Chastain was with his younger brother Chad Chastain at a race recently — helping work on the car and then spotting for Chad during the race. He said he appreciated the number of people approaching him for attaboys and handshakes even if he had to remind them, he was working the race. He still hasn‘t had a chance to read or even answer all the texts he‘s received post-Martinsville.

Back at home in rural Southwestern Florida, however, Chastain is afforded the chance to relax and take it all in.

“It‘s just home so people that I know were just like, great season, let‘s go to lunch,” Chastain recalled with a smile. “Nothing too crazy. They want to talk about Martinsville and talk a little about the win at COTA and Talladega, but pretty normal. It‘s the most normal of any place I go.”

Eleventh-hour dramatics may have hurt Christopher Bell in season finale

With two victories in must-win situations in the 2022 NASCAR Cup Series Playoffs, Christopher Bell stole his share of headlines and earned a spot in the Championship 4.

But his last-minute heroics—particularly in the Round of 8 elimination race at Martinsville Speedway—may have put the driver of the No. 20 Joe Gibbs Racing Toyota at a disadvantage compared with series champion Joey Logano, who won the first Round of 8 race at Las Vegas Motor Speedway and had two extra weeks to prepare for the Championship Race at Phoenix.

“That‘s very interesting, because I had the exact same circumstances in my two Xfinity years,” said Bell, who competed for the NASCAR Xfinity Series title in 2018 and 2019. “My first year I didn‘t make it till the last race at Phoenix, and then in my second year, I won the first race at Texas.

“It definitely changes your mind-set and your preparation for the event. Joey had multiple weeks to prepare for that event (the season finale). The car, I‘m assuming, was sitting there getting all the Phoenix tune-up on it, where our car… I don‘t know… I definitely did not think it was a disadvantage for him to be able to focus on that for a number of weeks.”

Winning at Martinsville, however, had its own rewards for Bell—not the least of which is the grandfather clock trophy that goes with the victory.

“The house that I live in, we‘ve just tried to keep my special trophies there, and the Martinsville clock is one that got to (be there),” Bell said.

Ryan Blaney is making a list and checking it twice—with his crew chief

After two enjoyable weeks in the off-season, Ryan Blaney was eager to return to racing. Because he‘s not scheduled for any offseason testing, however, the driver of the No. 12 Team Penske Ford won‘t be back in his car until February.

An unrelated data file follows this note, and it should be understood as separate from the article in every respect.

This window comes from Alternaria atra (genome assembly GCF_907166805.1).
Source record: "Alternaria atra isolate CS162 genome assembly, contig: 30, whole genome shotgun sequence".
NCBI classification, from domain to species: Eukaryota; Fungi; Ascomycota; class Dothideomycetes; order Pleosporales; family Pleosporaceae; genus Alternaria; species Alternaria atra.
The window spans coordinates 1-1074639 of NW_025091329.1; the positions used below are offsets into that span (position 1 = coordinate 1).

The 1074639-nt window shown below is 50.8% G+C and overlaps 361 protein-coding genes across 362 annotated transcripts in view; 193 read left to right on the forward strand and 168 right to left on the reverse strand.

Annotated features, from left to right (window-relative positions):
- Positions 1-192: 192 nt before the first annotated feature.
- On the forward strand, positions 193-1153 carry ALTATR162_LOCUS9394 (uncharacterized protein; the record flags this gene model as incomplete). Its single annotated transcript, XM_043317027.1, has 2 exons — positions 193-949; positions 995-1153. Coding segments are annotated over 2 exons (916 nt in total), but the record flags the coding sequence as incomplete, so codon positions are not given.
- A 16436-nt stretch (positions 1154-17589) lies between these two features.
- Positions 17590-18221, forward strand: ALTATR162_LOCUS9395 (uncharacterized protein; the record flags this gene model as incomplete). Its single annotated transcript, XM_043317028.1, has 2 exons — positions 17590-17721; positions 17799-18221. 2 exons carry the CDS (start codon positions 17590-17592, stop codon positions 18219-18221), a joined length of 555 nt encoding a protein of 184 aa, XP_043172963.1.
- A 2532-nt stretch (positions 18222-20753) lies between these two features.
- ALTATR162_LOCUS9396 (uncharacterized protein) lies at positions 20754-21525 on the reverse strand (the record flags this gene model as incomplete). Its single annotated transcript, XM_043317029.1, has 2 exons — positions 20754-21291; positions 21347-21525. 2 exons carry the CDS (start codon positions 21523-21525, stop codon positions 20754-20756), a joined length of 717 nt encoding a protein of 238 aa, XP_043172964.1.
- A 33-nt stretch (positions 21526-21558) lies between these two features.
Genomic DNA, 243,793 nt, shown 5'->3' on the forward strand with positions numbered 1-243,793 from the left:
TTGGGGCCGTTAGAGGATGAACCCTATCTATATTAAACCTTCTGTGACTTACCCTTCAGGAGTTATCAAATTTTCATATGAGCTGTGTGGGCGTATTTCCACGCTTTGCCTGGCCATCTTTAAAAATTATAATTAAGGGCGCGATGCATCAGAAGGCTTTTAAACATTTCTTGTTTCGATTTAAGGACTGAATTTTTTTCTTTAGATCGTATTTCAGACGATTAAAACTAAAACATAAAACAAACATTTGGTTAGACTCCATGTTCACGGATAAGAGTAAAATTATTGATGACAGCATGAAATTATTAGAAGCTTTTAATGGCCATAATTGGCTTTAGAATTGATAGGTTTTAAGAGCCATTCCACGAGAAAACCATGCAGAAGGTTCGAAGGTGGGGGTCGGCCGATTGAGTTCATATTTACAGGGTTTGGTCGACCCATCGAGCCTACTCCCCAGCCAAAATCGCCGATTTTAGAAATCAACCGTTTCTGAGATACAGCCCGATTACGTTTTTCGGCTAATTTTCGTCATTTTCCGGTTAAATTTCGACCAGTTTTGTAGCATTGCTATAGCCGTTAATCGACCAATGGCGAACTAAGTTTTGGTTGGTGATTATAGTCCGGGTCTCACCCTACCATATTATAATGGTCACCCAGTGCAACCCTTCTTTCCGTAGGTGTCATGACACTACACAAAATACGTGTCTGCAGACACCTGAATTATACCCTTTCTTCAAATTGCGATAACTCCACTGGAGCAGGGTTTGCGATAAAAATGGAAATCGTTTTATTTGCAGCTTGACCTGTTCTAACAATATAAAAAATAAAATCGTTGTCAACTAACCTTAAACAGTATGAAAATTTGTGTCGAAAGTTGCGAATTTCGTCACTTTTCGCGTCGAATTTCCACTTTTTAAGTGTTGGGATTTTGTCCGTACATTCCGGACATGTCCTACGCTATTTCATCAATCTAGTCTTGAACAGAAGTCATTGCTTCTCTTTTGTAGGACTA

That doesn‘t mean Blaney can‘t work on ways to improve from a season where he qualified for the NASCAR Cup Series Playoffs on points and finished eighth in the final standings.

“I make a list at the end of the year,” Blaney said. “OK, what did we do well? What did we struggle with? And like what are your goals to get better? What do you really want to improve?

“Me and (crew chief) Jonathan (Hassler) sat down last week and went through our list of notes, and like where do we want to get better and improve at, and what did we do well and can still build off of?

“That stuff to me is always really helpful. You look back on the year, and you‘re like, ‘Well, we screwed up in this situation. Let‘s jot that down and let‘s try to figure out a different way. If that comes up again, let‘s change it.‘”

One race Blaney would like to change is the season-opening Daytona 500, where he had a chance to win on the last lap but finished fourth as rookie teammate Austin Cindric took the checkered flag.

“The one that stings the most is the 500, because we‘ve been so close to that that thing for years,” Blaney said. “That one stings the most, but I try to get over that stuff really quick.”

Ty Gibbs emotional Championship Week

Wearing his new, sparkling NASCAR Xfinity Series champion‘s ring and sporting a pair of stylish sneakers, 20-year-old Ty Gibbs offered smiles and cherished recollections of his 2022 championship season.

He calmly asked reporters to focus on the racing topic, saying he did not feel comfortable yet responding to questions about the tragic loss of his father, Joe Gibbs Racing Vice Chairman Coy Gibbs, 49, who passed away in his sleep in Phoenix after Ty‘s impressive championship trophy hoist there just hours earlier.

“I‘ve been doing good, thank you for asking, definitely appreciate you guys,” Gibbs said addressing the subject immediately. “Right now I‘m not going to touch on that subject at all, just going to stick with the racing questions.”

Gibbs said he had been absolutely committed to coming to Nashville to celebrate his and the team‘s achievement. Only two weeks ago, the JGR team — owner by his grandfather, NASCAR Hall of Famer Joe Gibbs — formally announced that Gibbs will drive the No. 54 Toyota in the NASCAR Cup Series fulltime in 2023.

“Definitely going to be fun,” said Gibbs, speaking with the media for the first time since his championship press conference on Nov. 5. He said he‘s devoted a lot of time to learning the NASCAR Cup Series car on the SIM and feels the 15 races he got to compete in during 2022 filling in for the injured Kurt Busch in the 23XI Racing Toyota will be a substantial boost to his rookie season next year.

“Definitely a huge benefit for sure,” Gibbs said. “I‘m very thankful to be put in that opportunity. Again, thank you to (team co-owners) Denny (Hamlin) and Michael (Jordan) for the opportunity. It was really cool.

Of the unexpected chance to get some seat time in the Cup car in advance of is move up to the series, Gibbs said, “Going back and forth and double-duty and racing for the championship in one series, it was a lot, but I did feel like I got comfortable with it (Cup car). I‘m thankful to have had the experience.”

— NASCAR Newswire —